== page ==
ntil the swift and surgically precise excision of Arlene Foster, Northern Ireland’s Democratic Unionist Party had never before removed a party leader. Over much of its half-century existence, it was led by Ian Paisley, a man who could frighten the dogs when he was out canvassing, and who took the DUP from militant “No Surrender” protests into government, in partnership with ex-IRA man Martin McGuinness. Only someone with Mr Paisley’s presence – he once heckled the Pope in the European parliament with the cry “Antichrist!” – could carry that off.
When he retired, the mantle passed smoothly to his disciple, Peter Robinson, and in due course the coronet went equally peaceably to Ms Foster. As someone whose father, a policeman, was seriously injured by terrorists and who was herself bombed by the IRA on her school bus, where Catholics and Protestants sat separately, she had impeccable unionist credentials.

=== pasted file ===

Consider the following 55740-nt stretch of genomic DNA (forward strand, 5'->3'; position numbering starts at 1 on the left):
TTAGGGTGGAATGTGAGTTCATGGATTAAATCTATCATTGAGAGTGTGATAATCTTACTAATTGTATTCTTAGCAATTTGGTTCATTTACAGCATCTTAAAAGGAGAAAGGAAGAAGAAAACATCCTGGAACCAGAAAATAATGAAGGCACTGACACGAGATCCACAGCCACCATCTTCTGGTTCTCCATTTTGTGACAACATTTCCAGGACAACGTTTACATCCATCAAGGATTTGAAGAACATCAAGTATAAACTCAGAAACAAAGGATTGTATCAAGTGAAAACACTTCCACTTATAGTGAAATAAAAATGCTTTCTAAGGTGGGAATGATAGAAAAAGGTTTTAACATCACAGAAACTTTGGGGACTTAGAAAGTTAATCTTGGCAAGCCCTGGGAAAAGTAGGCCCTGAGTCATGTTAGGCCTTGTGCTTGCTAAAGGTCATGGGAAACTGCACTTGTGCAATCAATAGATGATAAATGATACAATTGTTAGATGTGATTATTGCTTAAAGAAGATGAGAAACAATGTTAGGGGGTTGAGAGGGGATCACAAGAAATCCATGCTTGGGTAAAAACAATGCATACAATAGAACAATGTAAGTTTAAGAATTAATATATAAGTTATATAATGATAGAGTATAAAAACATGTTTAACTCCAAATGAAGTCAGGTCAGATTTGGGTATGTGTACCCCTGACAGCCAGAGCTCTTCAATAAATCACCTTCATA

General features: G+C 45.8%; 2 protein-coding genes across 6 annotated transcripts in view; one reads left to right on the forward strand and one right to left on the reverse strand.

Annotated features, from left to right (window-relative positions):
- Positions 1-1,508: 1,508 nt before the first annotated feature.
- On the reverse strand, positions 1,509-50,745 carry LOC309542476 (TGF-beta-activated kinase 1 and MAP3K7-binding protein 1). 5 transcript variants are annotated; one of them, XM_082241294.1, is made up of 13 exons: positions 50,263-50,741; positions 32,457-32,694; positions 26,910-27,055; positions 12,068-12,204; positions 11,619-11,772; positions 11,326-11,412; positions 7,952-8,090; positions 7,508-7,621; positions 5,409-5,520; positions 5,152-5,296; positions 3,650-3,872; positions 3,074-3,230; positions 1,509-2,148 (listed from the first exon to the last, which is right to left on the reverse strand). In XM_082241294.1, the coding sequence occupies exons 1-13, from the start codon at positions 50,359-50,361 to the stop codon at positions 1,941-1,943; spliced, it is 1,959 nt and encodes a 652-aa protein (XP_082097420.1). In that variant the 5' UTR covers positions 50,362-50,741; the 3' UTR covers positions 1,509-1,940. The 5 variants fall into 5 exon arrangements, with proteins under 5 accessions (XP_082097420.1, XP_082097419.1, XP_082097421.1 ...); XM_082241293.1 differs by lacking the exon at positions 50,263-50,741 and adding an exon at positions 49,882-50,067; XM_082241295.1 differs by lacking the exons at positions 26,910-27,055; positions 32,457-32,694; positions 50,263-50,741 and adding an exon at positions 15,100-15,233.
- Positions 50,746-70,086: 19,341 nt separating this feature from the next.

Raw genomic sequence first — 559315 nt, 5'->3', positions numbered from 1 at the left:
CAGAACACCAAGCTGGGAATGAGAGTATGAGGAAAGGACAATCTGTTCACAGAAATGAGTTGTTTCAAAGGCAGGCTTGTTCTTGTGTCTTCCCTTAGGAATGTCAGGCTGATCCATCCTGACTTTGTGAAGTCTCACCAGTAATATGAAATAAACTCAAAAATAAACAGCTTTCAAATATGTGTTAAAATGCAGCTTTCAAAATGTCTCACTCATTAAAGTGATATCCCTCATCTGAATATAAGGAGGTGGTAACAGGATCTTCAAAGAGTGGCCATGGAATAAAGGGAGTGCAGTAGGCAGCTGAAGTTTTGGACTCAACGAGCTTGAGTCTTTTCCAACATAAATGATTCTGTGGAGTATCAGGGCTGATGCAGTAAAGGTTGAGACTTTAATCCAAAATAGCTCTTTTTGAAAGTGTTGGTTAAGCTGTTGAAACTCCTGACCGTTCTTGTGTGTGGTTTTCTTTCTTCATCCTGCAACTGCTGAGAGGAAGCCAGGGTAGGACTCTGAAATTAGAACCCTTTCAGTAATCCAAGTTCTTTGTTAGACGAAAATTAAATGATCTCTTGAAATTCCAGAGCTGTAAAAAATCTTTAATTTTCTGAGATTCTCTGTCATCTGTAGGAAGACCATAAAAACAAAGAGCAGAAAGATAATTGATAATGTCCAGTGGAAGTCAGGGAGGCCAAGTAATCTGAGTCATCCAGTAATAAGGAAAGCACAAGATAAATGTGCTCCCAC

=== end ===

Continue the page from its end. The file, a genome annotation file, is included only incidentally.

No longer, it would seem. A combination of factors forced her out, and they may be expected to frame the policies and attitudes of her successor. She was judged to have failed to stop or overturn the Northern Ireland protocol that led to an “economic United Ireland” in the view of her critics; she was taking too soft a line on issues such as equal LGBT+ marriage and other social issues; she was too accommodating towards Sinn Fein demands about use of the Irish language; and generally a bit too inclusive for the tastes of some.
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